Schooley: Application development and delivery [AD&D] professionals understand technologies and by working in partnership with HR, AD&D pros can help make crucial decisions on selecting the best-fit analytics tools. AD&D and HR should also work together to ensure that data feeding the analytics is accurate, including identifying, cleaning up and integrating all sources of data on people in the organization and modernizing processes needed to produce analytics and reports.

Your report does a good job of describing the four types of analytics in HR -- reporting, analysis, predictive and prescriptive. What is the status of each?

Schooley: Most companies do the first one, reporting. Reporting looks at metrics such as employee turnover rate, time-to-hire, learning completion rate or average performance appraisal rating. A business also wants to see analysis that brings together information from different data sources and finds correlations between people management and business outcomes. This could include summarizing metrics from data sources and drawing conclusions such as comparisons of learning completion rates with employee tenure to determine if longer tenured employees are continuing to build their skills with training. An on-staff analytics professional can help in this regard. Most companies do straight, basic reporting, but at the next level, some of the analysis can be very sophisticated. Predictive analytics, including flight risk of top performers, is the next step. A lot of organizations are not there yet, but this area will continue to grow. Prescriptive is the most sophisticated and most HR teams are just scratching the surface here. In this case, the technology would offer a prescription to prevent the flight of a top employee such as a promotion, a training program or a change in work location.

Why are more companies using algorithmic software in recruiting? Is it because of the massive amounts of data in LinkedIn and other social media, so you need machines to find the best applicants?

Schooley: Yes. Algorithms are helpful in identifying candidates. There is an awful lot of data out there. It's very, very difficult to sort through all the applicants. Gild, based in San Francisco, has used algorithms to find software engineers for companies to possibly recruit. TalentBin, which was purchased by Monster Worldwide, has algorithms that look at forums or groups of IT professionals to help fill a need for organizations.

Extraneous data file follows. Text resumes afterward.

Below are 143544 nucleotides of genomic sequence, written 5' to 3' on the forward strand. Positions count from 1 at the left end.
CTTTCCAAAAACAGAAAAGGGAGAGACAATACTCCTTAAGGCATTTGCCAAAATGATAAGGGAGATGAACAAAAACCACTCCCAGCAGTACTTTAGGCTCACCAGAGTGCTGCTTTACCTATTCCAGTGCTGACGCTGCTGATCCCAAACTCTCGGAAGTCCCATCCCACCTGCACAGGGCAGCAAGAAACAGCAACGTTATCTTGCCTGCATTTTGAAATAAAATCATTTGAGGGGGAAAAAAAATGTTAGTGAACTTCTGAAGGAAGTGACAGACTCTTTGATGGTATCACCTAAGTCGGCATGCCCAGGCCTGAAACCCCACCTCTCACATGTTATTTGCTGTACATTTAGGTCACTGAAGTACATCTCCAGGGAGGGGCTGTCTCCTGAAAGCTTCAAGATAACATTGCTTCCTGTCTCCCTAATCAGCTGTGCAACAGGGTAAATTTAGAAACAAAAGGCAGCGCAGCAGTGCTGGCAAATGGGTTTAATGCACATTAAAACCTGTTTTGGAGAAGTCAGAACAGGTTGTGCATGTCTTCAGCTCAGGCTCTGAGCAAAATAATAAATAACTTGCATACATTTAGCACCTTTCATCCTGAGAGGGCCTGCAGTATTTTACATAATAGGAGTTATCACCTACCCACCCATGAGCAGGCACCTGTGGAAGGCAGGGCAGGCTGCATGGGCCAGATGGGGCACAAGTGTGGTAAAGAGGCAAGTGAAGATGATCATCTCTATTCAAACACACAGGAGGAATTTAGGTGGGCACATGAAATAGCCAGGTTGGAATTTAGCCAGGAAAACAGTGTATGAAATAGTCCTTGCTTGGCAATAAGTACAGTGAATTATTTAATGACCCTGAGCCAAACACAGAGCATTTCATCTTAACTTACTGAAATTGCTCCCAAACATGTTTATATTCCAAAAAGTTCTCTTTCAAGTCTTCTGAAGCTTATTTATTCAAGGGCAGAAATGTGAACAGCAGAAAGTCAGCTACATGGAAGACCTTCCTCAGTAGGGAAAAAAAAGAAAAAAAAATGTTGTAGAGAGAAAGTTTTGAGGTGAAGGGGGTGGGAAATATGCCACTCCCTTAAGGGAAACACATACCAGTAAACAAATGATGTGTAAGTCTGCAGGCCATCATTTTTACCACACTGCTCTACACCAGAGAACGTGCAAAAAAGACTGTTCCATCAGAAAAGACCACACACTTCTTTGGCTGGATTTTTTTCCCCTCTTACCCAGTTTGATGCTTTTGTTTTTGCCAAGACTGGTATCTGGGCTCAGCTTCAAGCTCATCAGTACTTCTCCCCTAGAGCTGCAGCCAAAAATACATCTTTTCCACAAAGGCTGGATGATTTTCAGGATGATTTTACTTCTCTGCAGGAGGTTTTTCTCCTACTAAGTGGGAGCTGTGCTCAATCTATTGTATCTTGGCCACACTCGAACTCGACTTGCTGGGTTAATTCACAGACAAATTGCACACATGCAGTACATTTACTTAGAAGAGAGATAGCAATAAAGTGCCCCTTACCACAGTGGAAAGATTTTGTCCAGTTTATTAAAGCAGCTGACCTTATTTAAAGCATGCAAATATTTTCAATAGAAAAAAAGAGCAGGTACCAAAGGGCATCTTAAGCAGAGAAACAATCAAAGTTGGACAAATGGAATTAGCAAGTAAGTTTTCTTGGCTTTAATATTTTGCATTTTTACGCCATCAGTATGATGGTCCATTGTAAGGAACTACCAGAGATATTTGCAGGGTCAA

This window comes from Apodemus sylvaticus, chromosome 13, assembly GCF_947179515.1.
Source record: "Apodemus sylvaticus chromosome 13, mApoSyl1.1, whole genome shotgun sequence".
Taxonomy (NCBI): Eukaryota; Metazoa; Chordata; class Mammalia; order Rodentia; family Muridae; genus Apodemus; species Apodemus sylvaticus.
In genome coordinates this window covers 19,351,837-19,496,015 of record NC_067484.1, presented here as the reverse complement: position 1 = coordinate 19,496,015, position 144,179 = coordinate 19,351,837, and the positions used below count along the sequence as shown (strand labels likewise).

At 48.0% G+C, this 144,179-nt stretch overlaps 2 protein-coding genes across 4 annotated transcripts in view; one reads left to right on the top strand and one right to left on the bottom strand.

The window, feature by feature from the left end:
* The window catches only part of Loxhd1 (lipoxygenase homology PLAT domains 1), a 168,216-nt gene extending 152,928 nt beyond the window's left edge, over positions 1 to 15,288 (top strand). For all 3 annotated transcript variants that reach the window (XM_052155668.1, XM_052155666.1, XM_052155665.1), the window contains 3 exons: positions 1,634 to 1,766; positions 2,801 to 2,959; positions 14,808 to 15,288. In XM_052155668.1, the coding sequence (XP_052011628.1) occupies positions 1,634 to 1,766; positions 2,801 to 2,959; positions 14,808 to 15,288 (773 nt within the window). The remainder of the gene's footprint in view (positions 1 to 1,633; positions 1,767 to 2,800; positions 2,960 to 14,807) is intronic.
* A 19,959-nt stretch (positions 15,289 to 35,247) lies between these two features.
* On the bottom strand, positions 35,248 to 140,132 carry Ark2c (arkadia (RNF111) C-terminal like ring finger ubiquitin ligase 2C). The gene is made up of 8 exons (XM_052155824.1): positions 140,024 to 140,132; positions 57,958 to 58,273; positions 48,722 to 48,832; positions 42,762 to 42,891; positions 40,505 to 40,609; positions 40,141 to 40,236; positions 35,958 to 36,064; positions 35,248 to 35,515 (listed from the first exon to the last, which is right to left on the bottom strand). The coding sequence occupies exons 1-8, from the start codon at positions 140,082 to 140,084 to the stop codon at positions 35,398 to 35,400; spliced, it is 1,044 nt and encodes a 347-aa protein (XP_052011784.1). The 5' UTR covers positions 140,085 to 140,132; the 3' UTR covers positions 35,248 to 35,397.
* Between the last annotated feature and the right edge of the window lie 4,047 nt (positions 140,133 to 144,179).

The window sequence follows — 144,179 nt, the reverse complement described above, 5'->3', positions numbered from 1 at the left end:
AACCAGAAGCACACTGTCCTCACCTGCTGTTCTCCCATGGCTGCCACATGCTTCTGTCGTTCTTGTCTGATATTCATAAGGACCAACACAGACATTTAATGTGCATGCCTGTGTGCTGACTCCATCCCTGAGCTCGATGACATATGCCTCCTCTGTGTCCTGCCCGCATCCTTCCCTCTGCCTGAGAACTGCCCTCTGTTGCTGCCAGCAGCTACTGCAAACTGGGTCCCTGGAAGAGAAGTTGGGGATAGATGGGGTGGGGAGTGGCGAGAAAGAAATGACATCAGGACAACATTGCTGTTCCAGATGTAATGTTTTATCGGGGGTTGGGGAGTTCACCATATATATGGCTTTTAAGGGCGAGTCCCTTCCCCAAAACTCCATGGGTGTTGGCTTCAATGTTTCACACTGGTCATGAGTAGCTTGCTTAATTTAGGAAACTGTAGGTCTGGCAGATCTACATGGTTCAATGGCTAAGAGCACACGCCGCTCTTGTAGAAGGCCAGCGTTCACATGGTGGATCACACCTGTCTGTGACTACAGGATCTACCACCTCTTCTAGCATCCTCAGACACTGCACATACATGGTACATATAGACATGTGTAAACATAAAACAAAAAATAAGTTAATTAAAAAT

Forrester leads in influencing analysts

Forrester Research has the most  influence on technology analysts based in the U.S., according to a recent study that looked at Twitter followers.

Of 1,212 industry analysts on Twitter, 23.7% follow Forrester Research, ranked No. 1 among "influencers" on the social media site including No. 3 Gartner, 22.3%, and No. 6 IDC, 17.5%, just ahead of Bill Gates, at 17.3%.

The 25-page report by Apollo Research, based in the U.K., included only analysts and influencers who use Twitter.

Apollo said it was unexpected that Forrester, which is based in Cambridge, Mass., would be in first place among the 6,761 influencers, which include media organizations, analyst firms, technology organizations, executives and individuals who are followed on Twitter by two or more of the analysts in the sample of 1,212. Apollo said it believed a news feed would be first.

Ray Wang, principal analyst at Constellation Research, was ranked as the top analyst followed by other industry analysts. George Colony, CEO of Forrester Research, was ranked No. 2 among analysts and Charlene Li, principal analyst at Altimeter Group, was No. 3.

"Among a group of individuals where knowledge and expertise are the principal qualities that customers value, it is considerable endorsement for Wang to be followed by more of his peers than any other technology analyst," the report said.

Wang is prolific on Twitter, producing 60 to 90 tweets a day, while Colony rarely tweets and Li tweets about once a day.

Next Steps

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This was last published in August 2016